Success at boiling point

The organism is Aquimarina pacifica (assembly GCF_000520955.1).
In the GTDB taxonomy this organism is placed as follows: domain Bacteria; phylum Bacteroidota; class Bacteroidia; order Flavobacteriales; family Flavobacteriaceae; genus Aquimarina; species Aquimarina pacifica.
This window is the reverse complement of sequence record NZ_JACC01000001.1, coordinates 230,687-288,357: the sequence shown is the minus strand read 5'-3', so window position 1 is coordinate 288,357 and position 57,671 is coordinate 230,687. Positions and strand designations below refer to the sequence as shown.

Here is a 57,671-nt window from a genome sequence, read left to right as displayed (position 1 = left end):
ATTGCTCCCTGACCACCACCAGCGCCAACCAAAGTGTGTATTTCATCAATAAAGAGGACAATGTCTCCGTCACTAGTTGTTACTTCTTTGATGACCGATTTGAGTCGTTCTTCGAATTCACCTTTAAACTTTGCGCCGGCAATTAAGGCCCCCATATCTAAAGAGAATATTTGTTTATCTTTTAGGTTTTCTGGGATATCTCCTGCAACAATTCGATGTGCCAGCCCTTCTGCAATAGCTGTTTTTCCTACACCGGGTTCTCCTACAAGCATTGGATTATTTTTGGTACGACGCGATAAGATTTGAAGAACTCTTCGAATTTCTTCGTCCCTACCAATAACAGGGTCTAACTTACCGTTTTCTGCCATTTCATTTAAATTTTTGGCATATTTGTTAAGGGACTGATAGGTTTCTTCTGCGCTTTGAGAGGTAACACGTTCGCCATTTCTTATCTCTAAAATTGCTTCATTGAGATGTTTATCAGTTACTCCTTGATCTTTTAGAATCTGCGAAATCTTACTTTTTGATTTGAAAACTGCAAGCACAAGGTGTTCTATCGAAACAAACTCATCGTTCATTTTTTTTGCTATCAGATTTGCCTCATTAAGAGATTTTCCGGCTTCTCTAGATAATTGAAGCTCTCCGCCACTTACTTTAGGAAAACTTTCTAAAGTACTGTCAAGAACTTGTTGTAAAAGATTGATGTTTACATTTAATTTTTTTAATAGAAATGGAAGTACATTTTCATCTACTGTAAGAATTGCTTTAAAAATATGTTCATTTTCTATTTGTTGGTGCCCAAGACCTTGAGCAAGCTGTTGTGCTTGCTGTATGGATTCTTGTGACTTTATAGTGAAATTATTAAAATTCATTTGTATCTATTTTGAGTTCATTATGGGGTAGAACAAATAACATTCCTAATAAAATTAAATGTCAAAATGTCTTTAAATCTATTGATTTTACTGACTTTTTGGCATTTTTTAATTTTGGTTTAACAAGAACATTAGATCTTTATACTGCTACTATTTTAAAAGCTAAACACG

Fahrenheit 212 co-founder and CEO Geoff Vuleta leans back in his chair and muses thoughtfully about his native New Zealand. “There’s a lawn at Oxford with a sign on it that clearly says, ‘Don’t walk on the grass,” he says. “And at 18, every kid in New Zealand goes off to England and walks on that grass. We all do, and I certainly did.” While it may not be immediately clear how this is even remotely relevant, spend a few hours at Fahrenheit and hearing this sort of quirky New Zealand wisdom becomes positively routine; the tenets of Vuleta’s scrappy island upbringing inform just about every aspect of the company. And that means the entire staff walks on the grass for a living. There doesn’t seem to be a recession on at the Manhattan “innovation consultancy”. New York-based Fahrenheit 212 has made a thriving business out of solving other companies’ innovation problems, companies such as: Procter & Gamble, Coca-Cola, Hershey, Samsung Electronics, Starbucks and Gucci Group. To understand Fahrenheit 212, you’ve got to start with Ernest Rutherford: New Zealand lore tells us that when native son Rutherford, known today as the father of nuclear physics, split the atom in 1917, an American journalist asked him how he — someone from a South Pacific backwater — did what so many European and American thinkers could not. He famously replied, “We didn’t have the money, so we had to think.” This fundamental principle of Kiwi thinking has never been more apropos. “What gets in the way of transformation,” Vuleta says, “is money.” And now that it’s in short supply, his 25 person company is doing better than ever. Because, believe it or not, recessions may be just the time to make it in corporate America. Geoff Vuleta founded Fahrenheit 212 as part of Saatchi & Saatchi in the USA before taking the company independent.